Twitter’s explosive growth continues in 2011, reaching 250 million tweets a day and over 100 million active users. This year, twitter has also become the leading social media platform during major global events and crisis: the Arab revolts, Ben Laden’s capture or the Tsunami in Japan, to just name a few. In light of this impressive growth and growing influence, many questions arise as to how to now integrate twitter into our portfolio of available media channels. It appears that twitter within just a few years has matured from a shiny new tool everyone experimented with to a new mass media outlet. An outlet with its own rules, dynamics and influencers. Most pharma companies have joined twitter by now, looking to profit from its fantastic immediacy and reach.
Despite this presence though, the long-standing perception that pharma’s adoption of social media is lagging behind has become a staple item in every debate on the topic. Somehow the social media adoption of the pharma industry just feels excruciatingly slow. Yet, we have no data to prove this gut feeling nor any clear definition on what constitutes a lag: Is pharma lagging behind twitter statistics in general or in comparison to other industries in particular? Is the lag in terms of joining and establishing a presence on twitter? Or is pharma rather lagging to reap the results of its efforts online in terms of attracting followers or receiving retweets and mentions? Or yet again is it a lag in the ability to interact and engage with stakeholders via twitter?
The aim of this post is to set the stage for the extensive benchmark we undertook of pharma twitter accounts and its followers (please see below). With a couple of quick “back of the envelope” analyses, we hope to establish some basis for comparison. For the purpose of the following analysis, “lagging” is defined as either having less followers or joining twitter later than the average user on twitter as well as companies in other industry sectors.
Let us start off with some basic comparisons versus the overall twitter population. On average, the 15 companies benchmarked in this report had 7,704 followers. According to a 2010 twitter study by Sysomos, this puts them into the top 2% of accounts on twitter with more than 1,000 followers. The top three pharma accounts: Pfizer, Novartis and Roche even had more than 10,000 followers, something only 0.16% of accounts on twitter achieve. Also all 15 pharma accounts joined twitter before the end of 2009. Seven out of the 15 pharma profiles were even already created in the course of 2008. In comparison, only 5% of the current twitter population was on twitter before January 2009, whilst 44% of users on twitter only created an account in the course of 2010.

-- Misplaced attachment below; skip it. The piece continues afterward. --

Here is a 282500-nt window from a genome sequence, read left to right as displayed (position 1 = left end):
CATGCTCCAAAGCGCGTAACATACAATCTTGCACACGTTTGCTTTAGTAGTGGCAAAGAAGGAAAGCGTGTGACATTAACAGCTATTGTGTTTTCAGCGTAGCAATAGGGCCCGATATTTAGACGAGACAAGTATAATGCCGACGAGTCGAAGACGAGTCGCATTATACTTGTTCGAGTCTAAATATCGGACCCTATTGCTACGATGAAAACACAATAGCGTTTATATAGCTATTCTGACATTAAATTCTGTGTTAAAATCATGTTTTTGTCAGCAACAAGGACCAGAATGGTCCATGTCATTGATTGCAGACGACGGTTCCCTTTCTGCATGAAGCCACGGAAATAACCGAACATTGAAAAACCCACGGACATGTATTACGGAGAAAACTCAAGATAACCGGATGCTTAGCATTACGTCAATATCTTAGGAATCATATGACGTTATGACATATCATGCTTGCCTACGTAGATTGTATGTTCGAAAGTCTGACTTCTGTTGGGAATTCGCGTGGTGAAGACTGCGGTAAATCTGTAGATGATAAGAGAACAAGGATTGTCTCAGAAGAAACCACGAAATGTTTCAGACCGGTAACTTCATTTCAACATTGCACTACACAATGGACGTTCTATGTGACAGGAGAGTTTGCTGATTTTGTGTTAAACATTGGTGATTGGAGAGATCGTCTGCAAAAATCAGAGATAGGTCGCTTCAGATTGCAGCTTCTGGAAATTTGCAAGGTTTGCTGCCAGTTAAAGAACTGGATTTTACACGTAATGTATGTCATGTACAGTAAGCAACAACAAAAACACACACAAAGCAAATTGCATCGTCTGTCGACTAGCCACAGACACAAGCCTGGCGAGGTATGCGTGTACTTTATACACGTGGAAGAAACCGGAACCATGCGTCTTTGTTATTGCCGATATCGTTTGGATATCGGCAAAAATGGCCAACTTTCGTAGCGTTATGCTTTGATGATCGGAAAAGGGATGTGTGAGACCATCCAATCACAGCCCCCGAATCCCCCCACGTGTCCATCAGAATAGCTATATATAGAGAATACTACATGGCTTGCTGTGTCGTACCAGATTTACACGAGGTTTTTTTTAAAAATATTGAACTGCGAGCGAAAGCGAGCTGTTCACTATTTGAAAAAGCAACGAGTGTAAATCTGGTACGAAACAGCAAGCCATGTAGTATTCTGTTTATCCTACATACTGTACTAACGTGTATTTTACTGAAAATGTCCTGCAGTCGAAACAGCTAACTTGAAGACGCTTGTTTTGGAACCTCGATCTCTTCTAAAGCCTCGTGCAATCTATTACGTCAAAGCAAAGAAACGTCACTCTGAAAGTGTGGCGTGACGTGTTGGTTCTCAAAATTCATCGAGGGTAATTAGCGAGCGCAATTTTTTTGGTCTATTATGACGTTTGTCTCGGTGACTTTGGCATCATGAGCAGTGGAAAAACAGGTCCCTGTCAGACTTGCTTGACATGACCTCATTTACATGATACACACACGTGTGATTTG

So as accounts amongst others on twitter, pharma accounts neither lag in terms of joining twitter nor in attracting followers.
Granted, this comparison across the entire twitter population is too general. Of course we would expect the corporate presence of a top multinational pharmaceutical company to attract more followers that your average account on twitter. Another basis for comparison is thus the Fortune 50 list of companies and their corporate twitter accounts. The hypothesis is that companies with higher revenues should be better known and thus attract more followers. Logically, if a company’s rank based on its twitter followers is better than its rank based on revenues, it is “more popular” than another company on the list.
Pharma companies Pfizer and JNJ, part of this Fortune 50 list, actually both ranked almost two times better in terms of followers than revenues. So whilst these two companies did not outperform the others in terms of total number of followers, there is no evidence to conclude that they were lagging behind the other Fortune 50 companies either.
As revenues and followers did not correlate as well as expected, Fortune 50 companies were then clustered and compared by industry sector. Consumer facing industries such as Telecommunications, Automobile, Retail, Computers and Food clearly attracted more followers per company than other sectors. The pharma sector placed itself right in the middle: The average of pharma followers per company was 2-3 less than for consumer facing sectors which included companies like Target, Pepsi or Apple, for example. Yet, pharma had also 2-3 times more followers than sectors such as Finance, Insurance and Healthcare. Again, there is no clear evidence of a lag here, but rather a larger question of comparability: Not all industries are created equal. What constitutes a fair comparison? Which industry sectors have, for example, regulatory restrictions that are comparable to pharma or battle similar reputation issues?